Reply To: Binding & Costocondritis – What Do I Do?


http://Hi Sam i was moved by your post. Reminded me of my beginning. I am 60 years old and knew from the age of 16 that i would definitely transition as soon as i could. Needless to say took me til i was 40 to start. But I did. And I faced somewhat you’ve are facing with family. I was disowned for the most part. I have to tell you most of the ones who rejected me eventually came around. The ones who haven’t are no great loss inbthe great scheme of things. By the way excuse my typos I’m not great at catching them all.

As for your binding issues  yhey sound significant to me and I empathize with your pain. I am a thin man about 63 kgs and I too was not very well endowed up top. I was an average b cup. Rather than binding with tape or  wide elastic I decided to order a male compression shirt. It was advertised as a posture and chest compression shirt. It was very comfortable and flattened my chest to a degree that I just looked like I had well developed pecs. I dint know if something like this would work for you but I do know it was much more comfortable than the wide elastic bandages I started out with.  I also spoke to a pharmacist that I knew and trusted and he was able to hook me up with what is called a gynocomastic compression garment. This is something meant to be worn after major chest and abdominal surgery.   Might be something else you can look into.

I would also consider going online to look up available gender counseling services available in the nearest major city to you. If your Dr is not helping you navigate thru the system push to see someone else. Remember you are your best advocate. There is a world of help out there just for the asking . You are not alone.    Everything you are experiencing is part of the journey we all have gone thru or are going thru now.

One of the first things I started was the process of changing my identification papers with my new name. I had to wait quite a few years to get the gender designation changed but have a driver’s license with my new name nit my dead name on it made me feel much better. I too cannot stand the hearing of my dead name, seeing it in print or anywhere near me. It wasn’t who I am at all and having to show ID was always difficult.  Once I had the ID with my new name I felt encouraged in my journey.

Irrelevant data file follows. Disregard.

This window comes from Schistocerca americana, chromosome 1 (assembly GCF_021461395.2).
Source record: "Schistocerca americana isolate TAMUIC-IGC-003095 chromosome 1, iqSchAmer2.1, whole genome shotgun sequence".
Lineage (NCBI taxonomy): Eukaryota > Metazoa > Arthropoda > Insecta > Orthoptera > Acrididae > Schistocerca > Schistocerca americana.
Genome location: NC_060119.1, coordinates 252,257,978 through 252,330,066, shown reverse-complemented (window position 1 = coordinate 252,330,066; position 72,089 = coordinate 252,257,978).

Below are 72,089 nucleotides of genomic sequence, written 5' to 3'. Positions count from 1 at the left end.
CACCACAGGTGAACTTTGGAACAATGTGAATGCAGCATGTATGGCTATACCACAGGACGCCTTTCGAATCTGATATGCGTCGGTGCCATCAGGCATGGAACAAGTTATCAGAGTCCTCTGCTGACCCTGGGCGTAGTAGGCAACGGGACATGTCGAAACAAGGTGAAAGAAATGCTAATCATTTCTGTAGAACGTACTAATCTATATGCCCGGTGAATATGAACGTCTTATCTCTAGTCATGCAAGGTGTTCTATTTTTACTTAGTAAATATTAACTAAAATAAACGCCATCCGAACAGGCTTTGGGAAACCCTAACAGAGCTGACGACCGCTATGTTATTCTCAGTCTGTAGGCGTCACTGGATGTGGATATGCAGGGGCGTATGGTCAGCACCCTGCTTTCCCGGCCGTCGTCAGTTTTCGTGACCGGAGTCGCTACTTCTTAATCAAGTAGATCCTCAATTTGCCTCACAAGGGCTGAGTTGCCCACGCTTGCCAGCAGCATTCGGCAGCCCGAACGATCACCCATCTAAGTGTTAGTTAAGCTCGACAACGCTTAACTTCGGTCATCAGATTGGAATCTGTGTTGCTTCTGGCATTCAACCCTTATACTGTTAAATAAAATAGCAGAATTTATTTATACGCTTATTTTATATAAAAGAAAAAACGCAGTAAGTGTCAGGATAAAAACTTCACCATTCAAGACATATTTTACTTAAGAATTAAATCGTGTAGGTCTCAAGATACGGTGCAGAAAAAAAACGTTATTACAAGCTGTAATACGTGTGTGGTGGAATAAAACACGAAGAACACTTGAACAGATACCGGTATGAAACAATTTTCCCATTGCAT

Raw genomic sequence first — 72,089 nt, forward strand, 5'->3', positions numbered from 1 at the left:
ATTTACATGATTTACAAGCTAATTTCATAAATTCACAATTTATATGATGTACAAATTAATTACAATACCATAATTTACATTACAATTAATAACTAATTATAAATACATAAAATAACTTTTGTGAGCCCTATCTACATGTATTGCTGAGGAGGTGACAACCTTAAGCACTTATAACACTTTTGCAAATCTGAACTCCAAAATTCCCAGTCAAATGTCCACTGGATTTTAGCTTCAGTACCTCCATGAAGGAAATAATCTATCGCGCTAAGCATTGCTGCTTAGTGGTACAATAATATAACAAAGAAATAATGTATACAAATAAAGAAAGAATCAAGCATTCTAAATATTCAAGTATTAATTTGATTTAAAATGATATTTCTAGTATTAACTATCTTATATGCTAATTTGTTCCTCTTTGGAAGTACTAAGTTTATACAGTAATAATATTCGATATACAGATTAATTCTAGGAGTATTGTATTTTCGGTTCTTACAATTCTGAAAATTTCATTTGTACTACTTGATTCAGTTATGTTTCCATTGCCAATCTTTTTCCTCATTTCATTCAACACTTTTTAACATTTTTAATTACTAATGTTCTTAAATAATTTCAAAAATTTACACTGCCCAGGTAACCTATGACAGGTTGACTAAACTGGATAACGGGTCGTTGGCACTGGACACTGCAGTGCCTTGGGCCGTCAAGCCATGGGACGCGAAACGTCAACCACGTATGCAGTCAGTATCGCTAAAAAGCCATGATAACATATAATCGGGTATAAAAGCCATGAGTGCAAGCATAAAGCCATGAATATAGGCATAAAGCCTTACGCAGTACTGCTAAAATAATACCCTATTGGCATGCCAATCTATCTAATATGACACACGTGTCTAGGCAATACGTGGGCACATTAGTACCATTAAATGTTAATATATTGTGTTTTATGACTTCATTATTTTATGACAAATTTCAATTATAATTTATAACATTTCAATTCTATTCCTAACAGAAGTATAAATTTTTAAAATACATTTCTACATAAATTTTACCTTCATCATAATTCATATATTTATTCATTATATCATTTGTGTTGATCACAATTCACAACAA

I fortunately was able to make what some called a geographic cure. I moved to a new city far enough away haha no one knew me. New Dr new job new nightlife. New social life in which I could start out in my new real identity.   Just something to think about as I don’t know your situation.

Just so you know things do get better with time. Ive been completely transistioned now for about 15 years and although I experienced some pain and loss I am happier now than I have ever been in my life.

You can contact me if you wish I will answer any question that comes to your mind on any subject no matter how trivial or even embarrassing.

Just a little afterthought I am 60 years old, married to a confirmed lesbian for 33 years, no children, 1 dog, 3 siamese cats, retired professional picture framer and gift shop owner and I live in Northern Ontario Canada

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